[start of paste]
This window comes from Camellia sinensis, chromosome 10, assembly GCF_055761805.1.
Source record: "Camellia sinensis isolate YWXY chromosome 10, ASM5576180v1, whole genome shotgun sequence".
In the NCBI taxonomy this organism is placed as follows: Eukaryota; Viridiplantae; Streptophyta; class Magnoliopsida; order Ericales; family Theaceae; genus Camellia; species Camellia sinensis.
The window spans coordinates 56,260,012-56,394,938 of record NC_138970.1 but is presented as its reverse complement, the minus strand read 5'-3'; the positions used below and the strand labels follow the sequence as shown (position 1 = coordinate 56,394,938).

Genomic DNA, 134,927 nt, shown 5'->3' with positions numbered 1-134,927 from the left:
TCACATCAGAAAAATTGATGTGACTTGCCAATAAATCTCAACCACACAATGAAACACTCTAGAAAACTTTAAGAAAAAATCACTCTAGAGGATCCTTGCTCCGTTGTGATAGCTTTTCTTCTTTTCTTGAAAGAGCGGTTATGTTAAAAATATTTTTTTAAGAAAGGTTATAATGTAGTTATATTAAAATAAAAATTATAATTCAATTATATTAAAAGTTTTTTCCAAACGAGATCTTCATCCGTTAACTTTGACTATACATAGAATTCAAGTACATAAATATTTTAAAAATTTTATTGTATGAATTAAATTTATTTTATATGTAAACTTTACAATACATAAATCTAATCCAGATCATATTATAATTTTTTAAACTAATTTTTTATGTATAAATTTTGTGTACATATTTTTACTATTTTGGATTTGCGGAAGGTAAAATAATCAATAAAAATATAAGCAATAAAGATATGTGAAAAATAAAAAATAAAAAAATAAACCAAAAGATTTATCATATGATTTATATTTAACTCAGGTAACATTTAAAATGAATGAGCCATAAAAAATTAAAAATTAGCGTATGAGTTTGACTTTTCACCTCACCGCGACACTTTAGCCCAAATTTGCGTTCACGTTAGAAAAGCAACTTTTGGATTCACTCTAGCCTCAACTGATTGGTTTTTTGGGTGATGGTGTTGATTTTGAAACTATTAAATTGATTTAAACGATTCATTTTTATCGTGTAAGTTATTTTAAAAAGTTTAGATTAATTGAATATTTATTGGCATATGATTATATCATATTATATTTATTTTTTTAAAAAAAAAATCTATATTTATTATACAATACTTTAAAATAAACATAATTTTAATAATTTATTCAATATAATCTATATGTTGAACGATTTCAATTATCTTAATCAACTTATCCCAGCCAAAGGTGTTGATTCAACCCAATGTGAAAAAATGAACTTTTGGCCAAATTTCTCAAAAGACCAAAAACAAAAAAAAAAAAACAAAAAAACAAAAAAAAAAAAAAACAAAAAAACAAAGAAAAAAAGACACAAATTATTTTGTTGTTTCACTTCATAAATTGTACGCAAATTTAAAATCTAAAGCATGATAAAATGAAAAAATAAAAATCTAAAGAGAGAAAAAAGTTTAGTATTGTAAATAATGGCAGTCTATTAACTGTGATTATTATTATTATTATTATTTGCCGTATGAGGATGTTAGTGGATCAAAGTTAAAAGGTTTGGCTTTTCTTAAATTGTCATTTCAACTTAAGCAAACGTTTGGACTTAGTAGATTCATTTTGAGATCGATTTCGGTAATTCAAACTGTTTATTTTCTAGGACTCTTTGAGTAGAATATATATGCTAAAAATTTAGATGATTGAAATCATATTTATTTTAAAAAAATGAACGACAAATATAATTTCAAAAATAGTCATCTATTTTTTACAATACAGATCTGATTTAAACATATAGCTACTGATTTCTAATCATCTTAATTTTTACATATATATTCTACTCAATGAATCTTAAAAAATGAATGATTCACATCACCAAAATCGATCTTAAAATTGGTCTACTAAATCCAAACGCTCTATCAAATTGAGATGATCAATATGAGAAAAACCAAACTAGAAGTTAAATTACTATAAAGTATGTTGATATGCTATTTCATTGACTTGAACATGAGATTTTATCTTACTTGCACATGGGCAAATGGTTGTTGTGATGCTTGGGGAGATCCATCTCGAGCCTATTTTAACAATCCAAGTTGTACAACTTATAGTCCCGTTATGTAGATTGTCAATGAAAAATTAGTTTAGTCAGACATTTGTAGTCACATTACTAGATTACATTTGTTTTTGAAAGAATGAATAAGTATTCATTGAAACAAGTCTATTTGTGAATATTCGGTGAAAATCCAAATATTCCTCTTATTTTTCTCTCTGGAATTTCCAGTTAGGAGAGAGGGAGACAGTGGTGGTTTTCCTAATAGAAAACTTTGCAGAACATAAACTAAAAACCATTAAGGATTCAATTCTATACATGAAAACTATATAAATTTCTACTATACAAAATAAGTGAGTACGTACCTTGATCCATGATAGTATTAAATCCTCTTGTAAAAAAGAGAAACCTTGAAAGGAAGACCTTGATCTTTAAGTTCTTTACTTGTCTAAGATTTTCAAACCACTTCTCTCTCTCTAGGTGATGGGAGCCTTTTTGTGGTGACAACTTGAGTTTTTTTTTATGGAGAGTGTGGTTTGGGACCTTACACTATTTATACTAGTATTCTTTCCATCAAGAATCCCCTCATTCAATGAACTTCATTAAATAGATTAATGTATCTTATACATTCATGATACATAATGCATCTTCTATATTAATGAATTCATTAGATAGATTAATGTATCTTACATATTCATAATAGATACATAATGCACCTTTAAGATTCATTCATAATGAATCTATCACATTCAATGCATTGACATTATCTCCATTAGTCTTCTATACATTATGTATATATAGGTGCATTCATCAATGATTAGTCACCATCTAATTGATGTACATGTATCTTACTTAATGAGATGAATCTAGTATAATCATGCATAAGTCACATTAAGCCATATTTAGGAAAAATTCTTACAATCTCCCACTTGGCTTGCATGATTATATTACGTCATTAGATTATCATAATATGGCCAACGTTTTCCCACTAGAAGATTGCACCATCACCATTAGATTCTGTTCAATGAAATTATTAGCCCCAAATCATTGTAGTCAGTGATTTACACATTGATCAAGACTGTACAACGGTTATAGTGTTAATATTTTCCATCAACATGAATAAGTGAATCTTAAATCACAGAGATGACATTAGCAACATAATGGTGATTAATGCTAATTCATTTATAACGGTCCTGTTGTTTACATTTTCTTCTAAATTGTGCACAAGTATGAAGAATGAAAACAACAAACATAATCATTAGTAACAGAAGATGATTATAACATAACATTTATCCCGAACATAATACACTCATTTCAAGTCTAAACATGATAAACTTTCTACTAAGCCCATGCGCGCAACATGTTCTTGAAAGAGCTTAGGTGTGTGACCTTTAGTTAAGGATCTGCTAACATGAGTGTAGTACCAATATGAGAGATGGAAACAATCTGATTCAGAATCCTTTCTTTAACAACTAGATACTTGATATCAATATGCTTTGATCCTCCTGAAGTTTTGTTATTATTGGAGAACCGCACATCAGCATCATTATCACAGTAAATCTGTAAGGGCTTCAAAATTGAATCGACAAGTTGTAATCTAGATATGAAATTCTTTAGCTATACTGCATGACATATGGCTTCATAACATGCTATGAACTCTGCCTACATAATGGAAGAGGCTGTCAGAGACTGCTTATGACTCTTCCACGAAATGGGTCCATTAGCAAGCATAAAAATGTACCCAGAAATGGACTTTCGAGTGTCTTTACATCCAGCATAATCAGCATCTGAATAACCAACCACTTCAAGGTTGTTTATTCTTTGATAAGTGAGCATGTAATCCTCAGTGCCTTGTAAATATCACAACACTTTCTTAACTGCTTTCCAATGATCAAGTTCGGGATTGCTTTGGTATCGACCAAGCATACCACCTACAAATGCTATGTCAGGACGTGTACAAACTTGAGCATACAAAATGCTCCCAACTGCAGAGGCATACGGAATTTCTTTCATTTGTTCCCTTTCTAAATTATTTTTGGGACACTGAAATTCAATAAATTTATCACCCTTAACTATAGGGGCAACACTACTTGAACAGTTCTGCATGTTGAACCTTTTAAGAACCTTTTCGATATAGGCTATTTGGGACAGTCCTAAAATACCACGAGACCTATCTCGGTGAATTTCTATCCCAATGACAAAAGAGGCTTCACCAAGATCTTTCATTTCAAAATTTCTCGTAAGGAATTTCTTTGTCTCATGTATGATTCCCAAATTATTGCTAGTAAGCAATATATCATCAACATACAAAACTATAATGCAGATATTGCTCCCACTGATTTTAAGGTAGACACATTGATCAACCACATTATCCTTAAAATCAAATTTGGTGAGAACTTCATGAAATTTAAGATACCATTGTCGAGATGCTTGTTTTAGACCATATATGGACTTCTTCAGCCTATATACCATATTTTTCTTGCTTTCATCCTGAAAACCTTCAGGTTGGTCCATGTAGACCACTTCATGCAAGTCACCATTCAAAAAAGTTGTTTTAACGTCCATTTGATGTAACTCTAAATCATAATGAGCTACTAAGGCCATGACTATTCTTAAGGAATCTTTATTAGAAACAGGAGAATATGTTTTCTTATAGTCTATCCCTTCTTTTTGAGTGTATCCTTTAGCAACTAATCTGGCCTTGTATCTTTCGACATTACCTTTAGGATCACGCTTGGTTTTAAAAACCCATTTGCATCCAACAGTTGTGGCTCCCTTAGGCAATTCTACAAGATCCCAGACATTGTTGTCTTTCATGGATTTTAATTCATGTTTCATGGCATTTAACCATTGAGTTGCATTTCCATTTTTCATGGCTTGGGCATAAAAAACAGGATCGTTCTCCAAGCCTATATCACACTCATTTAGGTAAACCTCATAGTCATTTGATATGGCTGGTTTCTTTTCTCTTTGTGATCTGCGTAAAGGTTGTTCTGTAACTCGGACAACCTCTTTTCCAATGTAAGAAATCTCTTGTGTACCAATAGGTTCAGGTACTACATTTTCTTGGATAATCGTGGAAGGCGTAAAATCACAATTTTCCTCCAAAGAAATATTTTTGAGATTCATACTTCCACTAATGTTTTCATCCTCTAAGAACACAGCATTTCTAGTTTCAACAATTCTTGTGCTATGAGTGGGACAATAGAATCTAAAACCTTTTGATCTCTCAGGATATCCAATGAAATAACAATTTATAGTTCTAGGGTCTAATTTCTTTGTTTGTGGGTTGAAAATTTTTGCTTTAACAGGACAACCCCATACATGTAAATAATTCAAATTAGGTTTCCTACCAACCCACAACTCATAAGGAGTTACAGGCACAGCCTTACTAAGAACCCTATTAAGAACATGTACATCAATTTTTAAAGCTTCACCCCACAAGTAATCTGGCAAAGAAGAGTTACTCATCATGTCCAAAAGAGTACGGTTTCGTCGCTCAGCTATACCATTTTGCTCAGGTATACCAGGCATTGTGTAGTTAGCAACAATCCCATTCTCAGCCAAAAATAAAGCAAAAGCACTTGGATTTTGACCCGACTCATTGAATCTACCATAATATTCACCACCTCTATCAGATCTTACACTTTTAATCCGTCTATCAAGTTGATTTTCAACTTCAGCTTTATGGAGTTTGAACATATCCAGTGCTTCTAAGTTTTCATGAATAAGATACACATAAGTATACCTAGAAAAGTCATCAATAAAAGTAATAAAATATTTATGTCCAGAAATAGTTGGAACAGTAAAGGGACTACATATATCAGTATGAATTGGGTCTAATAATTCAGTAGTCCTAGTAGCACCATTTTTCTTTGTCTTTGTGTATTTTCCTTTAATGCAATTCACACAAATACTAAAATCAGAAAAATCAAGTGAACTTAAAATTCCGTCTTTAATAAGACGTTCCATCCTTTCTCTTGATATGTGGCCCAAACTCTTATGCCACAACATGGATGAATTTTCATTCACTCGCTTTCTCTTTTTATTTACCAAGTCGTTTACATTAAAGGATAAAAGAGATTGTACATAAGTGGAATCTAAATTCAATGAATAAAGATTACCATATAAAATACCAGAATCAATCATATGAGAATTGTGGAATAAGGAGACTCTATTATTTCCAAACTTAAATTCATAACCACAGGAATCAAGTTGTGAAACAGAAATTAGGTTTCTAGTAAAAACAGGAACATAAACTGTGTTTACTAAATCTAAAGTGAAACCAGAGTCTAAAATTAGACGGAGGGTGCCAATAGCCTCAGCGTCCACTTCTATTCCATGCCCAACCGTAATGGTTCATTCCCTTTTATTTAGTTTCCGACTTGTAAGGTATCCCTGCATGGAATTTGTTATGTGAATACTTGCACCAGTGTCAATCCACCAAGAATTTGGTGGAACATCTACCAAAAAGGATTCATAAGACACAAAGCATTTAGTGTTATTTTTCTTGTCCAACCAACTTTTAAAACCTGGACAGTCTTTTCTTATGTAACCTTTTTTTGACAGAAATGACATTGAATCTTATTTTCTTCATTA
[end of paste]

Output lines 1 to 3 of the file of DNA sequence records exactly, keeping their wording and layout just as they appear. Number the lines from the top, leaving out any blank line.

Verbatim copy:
This window comes from Camellia sinensis, chromosome 10, assembly GCF_055761805.1.
Source record: "Camellia sinensis isolate YWXY chromosome 10, ASM5576180v1, whole genome shotgun sequence".
In the NCBI taxonomy this organism is placed as follows: Eukaryota; Viridiplantae; Streptophyta; class Magnoliopsida; order Ericales; family Theaceae; genus Camellia; species Camellia sinensis.